Visitors will be taken on a journey in to the creation of the many worlds of Miss Fisher with insight from Kerry Greenwood, the author of the Phryne Fisher mysteries series of books, Fiona Eagger and Deb Cox, producers of the popular ABC TV series and Marion Boyce, the costume designer for the TV series.

Thank you to the National Trust for inviting me to see the exhibition – my favourite costume was Jack’s wool gabardine coat with the unexpected red lining. I can’t believe I hadn’t noticed that revealing detail before and now of course, it’s all I see.

I hope we get a third season! Friday nights won’t be the same without my weekly Miss Fisher.


7
Nov
2013
Posted by Nicole in 1900s, 1920s, 1930s, Vintage 101 5 Comments

Yesterday I listed a beautiful 1920s silk velvet coat of purple velvet with grey silk lining on the webshop.

OLYMPUS DIGITAL CAMERA

The quality was self-evident: the lushness of the fabric, the generosity of the cut, the detail in the construction. The silk lining is unbelievably soft: more luxurious than any modern silk. The original label was inside and also, spoke of quality.

Robinson's label

This exceptional piece sold quickly and prior to packing her up and sending her to her new home, I did a little googling about the maker.

We all know that Regent St in London is one of the best shopping destinations – the border between Mayfair and Soho. Home to Hamley’s and the beautiful Liberty, and many other major retailers. Not surprisingly, every building in the street is heritage listed.

A business that occupied numbers 252 to 264 would be a very large and successful one – today these shops are occupied by many retailers including Monsoon and Natwest. It’s right near Oxford Circus, and I walked past these buildings every day when I worked around the corner for a fashion wholesaler in 1992.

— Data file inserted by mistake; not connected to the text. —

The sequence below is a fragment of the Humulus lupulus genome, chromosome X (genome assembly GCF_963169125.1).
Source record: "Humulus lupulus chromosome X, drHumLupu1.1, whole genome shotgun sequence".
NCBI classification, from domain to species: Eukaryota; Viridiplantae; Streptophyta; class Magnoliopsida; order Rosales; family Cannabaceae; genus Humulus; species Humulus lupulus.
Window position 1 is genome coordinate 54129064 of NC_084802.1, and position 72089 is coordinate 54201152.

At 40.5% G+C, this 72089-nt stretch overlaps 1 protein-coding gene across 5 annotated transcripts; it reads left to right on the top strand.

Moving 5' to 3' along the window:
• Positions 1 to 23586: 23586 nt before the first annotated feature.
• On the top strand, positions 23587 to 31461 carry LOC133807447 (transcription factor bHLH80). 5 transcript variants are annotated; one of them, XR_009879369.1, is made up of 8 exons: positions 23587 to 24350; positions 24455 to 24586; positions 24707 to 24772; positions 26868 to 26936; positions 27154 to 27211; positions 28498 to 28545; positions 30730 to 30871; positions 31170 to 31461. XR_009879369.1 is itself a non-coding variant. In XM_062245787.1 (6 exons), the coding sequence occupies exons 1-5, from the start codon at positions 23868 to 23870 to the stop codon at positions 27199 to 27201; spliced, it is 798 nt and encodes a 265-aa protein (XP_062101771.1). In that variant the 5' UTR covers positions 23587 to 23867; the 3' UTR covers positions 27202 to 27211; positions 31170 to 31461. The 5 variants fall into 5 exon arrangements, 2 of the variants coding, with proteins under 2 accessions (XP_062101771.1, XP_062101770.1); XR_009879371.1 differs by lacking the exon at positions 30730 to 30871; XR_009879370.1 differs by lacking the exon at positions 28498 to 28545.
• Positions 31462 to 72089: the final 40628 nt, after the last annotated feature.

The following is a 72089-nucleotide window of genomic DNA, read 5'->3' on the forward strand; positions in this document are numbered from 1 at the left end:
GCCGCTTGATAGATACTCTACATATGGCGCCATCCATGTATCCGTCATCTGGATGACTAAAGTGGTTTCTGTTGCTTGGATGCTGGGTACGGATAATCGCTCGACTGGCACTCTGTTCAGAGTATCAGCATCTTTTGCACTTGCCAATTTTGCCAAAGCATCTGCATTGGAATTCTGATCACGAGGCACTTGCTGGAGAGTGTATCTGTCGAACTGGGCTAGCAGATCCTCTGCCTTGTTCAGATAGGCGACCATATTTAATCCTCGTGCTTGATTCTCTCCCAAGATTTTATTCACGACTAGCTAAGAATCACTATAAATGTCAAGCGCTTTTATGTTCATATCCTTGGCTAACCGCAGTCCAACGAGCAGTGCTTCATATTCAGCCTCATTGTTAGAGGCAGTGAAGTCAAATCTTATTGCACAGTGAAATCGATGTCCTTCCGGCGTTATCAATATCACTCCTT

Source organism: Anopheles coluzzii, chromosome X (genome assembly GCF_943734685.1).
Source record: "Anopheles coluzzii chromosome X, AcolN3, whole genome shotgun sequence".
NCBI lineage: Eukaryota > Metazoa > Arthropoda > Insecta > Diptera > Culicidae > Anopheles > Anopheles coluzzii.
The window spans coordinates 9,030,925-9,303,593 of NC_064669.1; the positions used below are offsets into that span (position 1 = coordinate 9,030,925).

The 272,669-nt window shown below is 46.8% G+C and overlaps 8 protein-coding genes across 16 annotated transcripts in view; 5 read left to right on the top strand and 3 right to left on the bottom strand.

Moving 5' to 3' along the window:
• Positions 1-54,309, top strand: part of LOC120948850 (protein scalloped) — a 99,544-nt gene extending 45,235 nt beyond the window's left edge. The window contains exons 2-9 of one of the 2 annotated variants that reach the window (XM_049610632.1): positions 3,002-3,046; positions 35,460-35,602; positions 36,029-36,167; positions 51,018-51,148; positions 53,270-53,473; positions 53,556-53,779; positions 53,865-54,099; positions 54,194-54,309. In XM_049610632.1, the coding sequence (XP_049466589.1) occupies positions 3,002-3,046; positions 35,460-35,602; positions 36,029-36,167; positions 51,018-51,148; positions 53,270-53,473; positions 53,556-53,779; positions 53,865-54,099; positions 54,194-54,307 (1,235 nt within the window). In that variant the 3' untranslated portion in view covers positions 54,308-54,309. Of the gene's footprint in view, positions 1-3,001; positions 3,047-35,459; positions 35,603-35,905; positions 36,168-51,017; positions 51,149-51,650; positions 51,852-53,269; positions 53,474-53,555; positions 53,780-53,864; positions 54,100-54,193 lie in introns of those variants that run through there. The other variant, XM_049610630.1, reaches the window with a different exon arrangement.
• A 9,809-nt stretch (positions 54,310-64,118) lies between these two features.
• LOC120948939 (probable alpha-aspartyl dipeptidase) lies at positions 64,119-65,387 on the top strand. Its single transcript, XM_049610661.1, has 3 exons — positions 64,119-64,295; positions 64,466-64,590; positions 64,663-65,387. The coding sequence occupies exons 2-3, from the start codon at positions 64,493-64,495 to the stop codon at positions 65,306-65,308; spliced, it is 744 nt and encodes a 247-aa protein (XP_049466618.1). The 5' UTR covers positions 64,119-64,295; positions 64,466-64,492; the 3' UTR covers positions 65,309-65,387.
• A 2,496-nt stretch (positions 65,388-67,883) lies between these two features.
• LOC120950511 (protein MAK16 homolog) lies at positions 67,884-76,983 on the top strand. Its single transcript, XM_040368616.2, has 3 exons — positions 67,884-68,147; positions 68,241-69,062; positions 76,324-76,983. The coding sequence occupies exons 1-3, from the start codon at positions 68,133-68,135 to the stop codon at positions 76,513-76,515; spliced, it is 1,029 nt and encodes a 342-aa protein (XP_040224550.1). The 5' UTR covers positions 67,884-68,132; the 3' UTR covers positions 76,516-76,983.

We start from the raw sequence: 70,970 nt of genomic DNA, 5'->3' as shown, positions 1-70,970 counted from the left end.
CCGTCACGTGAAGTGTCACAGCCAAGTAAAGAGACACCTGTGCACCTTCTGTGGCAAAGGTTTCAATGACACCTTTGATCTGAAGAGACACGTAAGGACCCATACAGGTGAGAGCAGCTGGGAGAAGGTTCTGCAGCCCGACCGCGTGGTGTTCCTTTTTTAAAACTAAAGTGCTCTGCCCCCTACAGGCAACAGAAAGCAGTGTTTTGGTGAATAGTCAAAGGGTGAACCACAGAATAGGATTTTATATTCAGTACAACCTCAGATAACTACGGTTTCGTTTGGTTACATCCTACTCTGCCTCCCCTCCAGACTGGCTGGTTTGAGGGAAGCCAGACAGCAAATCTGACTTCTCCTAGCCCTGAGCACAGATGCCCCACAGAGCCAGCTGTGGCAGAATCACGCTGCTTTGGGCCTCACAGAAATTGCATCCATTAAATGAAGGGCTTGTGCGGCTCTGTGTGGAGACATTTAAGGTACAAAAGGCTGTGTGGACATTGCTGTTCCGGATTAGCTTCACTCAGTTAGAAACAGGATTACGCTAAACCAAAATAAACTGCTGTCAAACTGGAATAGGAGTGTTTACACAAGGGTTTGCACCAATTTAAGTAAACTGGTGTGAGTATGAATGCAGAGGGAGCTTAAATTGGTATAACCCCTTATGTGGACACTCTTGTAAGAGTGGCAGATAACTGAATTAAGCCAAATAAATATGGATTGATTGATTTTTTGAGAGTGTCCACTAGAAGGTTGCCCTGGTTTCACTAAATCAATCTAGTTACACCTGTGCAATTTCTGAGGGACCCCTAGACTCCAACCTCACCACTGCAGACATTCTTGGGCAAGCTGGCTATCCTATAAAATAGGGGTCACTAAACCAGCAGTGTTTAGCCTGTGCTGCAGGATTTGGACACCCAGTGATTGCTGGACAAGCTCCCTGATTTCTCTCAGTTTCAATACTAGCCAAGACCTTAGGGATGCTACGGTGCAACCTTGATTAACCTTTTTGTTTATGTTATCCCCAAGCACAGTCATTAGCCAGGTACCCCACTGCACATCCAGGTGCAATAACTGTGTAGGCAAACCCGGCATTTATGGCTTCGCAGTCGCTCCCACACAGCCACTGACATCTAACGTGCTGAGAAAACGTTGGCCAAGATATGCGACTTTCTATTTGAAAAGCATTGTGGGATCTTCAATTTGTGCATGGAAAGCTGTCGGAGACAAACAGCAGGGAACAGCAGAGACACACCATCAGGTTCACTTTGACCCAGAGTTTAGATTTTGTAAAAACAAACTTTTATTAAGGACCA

I discovered that in the 19th century this part of Regent Street was the home of mourning dress with many shops dedicated to its wares. Peter Robinson’s was one of the largest – originally occupying the whole block from 250 to 264, and as demand changed, so did the shops: in 1894 they occupied 256-264 and in 1909 it could be found at 252-264. This suggests the garment was made after 1909.

The cocoon coat is such a distinctive style: introduced by Paul Poiret in 1913, this one could be from the ‘teens or it could be the early ’20s – I always date pieces as the most recent possible, to err on the side of caution but the construction, materials and label suggest this one is probably from the earlier end of that spectrum. It came from the wardrobe of a lady who also wore Poiret and Chanel.

01A6C7YH
An advert for Peter Robinson’s from the Illustrated London News 1885.